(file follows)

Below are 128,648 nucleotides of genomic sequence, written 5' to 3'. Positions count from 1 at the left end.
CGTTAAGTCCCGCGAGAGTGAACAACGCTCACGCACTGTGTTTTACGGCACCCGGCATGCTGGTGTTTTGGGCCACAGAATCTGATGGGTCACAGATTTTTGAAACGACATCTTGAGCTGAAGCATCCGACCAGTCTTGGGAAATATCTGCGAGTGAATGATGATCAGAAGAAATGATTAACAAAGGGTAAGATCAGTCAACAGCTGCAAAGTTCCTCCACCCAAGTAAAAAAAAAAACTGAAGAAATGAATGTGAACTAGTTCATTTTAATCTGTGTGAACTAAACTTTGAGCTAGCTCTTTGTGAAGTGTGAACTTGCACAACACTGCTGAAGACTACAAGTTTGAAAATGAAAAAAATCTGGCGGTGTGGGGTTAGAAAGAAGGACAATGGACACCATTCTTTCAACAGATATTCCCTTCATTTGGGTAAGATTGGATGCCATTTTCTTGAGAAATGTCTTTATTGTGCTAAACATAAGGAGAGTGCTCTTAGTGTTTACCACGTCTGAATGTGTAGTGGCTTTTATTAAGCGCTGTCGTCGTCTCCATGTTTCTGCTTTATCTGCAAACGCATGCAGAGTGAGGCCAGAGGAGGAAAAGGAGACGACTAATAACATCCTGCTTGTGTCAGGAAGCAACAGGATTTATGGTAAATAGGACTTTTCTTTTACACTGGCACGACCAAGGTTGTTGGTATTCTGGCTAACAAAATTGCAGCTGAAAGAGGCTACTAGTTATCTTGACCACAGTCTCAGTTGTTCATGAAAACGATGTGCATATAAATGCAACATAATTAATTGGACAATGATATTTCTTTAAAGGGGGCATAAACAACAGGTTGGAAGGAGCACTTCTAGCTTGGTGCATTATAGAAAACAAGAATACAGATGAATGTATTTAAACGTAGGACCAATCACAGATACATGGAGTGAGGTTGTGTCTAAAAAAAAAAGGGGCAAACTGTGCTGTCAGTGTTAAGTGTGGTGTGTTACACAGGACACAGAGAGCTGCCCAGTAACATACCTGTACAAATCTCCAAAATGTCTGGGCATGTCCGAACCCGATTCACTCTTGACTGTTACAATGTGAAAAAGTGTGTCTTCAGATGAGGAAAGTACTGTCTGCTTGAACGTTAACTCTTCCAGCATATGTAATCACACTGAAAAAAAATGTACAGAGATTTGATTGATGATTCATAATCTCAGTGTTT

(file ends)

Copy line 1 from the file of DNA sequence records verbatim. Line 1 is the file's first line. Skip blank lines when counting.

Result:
Below are 128,648 nucleotides of genomic sequence, written 5' to 3'. Positions count from 1 at the left end.